The cathedral is also very important. It was probably begin in 1063 under Ramiro I, consecrated in 1077 even though it wasn't complete. By 1082 its foundation, walls, and altar end are already up, along with the arched windows and the columns flanking them. Sancho Ramirez, Ramiro I's son, changed the rite from Mozarabic to Gregorian in 1068 in order to strengthen ties with Rome and the rest of Europe. He then built the hospital of Santa Cristina in Somport and makes Jaca into a bishopric, building the cathedral for his own brother, Infante Garcia, who he has just appointed bishop (Garcia was Bishop from 1077 until he and his brother had a falling out in 1082). He'd already added Pamplona to his kingdom and he starts a road improvement program to improve the way and takes action to improve the safety of pilgrims.
Sancho Ramirez had inherited Pamplona when his cousin died childless, but he continued to battle the Moors for Tudela, Barbastro, and Huesca. He failed to take Huesca and died in the effort in 1094.
It was his son, King Pedro I (1094 –1104), another character in my book, who finally conquered the capital of Huesca after the Battle of Alcoraz, turning Huesca into the new capital and the seat of the new bishopric. The reign of Pedro I only lasted 10 years. He died without leaving any descendants, which meant the Kingdom was inherited by his brother Alfonso I (1104- 1134), whose nickname “El Batallador”( The Warrior) alludes to his conquests, because he captured more than 25,000 square kilometres from the Muslims, including the city of Zaragoza.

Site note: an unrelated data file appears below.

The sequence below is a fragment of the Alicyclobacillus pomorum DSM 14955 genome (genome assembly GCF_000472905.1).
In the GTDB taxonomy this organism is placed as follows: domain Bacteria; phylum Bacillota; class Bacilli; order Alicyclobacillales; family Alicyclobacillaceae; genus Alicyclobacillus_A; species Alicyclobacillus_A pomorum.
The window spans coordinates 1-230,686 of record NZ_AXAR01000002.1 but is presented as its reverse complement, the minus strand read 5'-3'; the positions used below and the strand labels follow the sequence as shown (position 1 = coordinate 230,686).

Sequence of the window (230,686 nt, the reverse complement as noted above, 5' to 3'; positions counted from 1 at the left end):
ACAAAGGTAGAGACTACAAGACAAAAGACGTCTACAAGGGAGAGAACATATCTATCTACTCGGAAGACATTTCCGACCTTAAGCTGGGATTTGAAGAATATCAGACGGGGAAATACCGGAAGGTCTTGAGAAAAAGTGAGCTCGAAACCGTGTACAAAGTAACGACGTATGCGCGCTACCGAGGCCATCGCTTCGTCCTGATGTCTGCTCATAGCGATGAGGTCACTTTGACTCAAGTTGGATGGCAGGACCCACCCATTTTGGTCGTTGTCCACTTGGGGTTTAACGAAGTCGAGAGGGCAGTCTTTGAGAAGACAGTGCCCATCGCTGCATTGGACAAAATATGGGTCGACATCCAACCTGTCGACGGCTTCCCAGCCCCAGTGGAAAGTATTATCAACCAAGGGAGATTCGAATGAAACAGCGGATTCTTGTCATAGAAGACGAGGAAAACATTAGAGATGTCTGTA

What did all this mean for Ibi, a Moorish peddler driven out by unrest and hardship in Al-Andalus to sell his wares on the trail? He arrives in Jaca and falls in love with a Christian farm girl, converts, and marries her. He might not have noticed it, but even as he lives his quiet, happy, hardworking life with Eufemia the lines in the sand are being drawn. Cities and fiefdoms held by Moors further south are being taken over by Christian. Some of those Romanesque churches were built over the foundations of mosques (and sometimes synagogues). Moorish domination of Spain had barely reached the half way mark of its eight century run, but in some ways the Reconquest had already begun, a reconquest that was intrinsic to the identity of the new Kingdom of Aragón as it would be later to Navarre and Castile. I think back to one of the additions the Catholic Kings made to the Aljaferia: the Salon Dorado is now topped with a large receiving hall that emulated and outdid the Moorish predecessor it tops and tries to crush. There is more writing on the walls extolling Ferdinand and Isabella's virtues and power, more elaborate wood carving, more brightly colored ceiling. But the vocabulary of power remains that of the Moorish kings, buried but not gone nor forgotten, and in 1490 Moorish architecture, art, and style is still the standard that must be met or surpassed.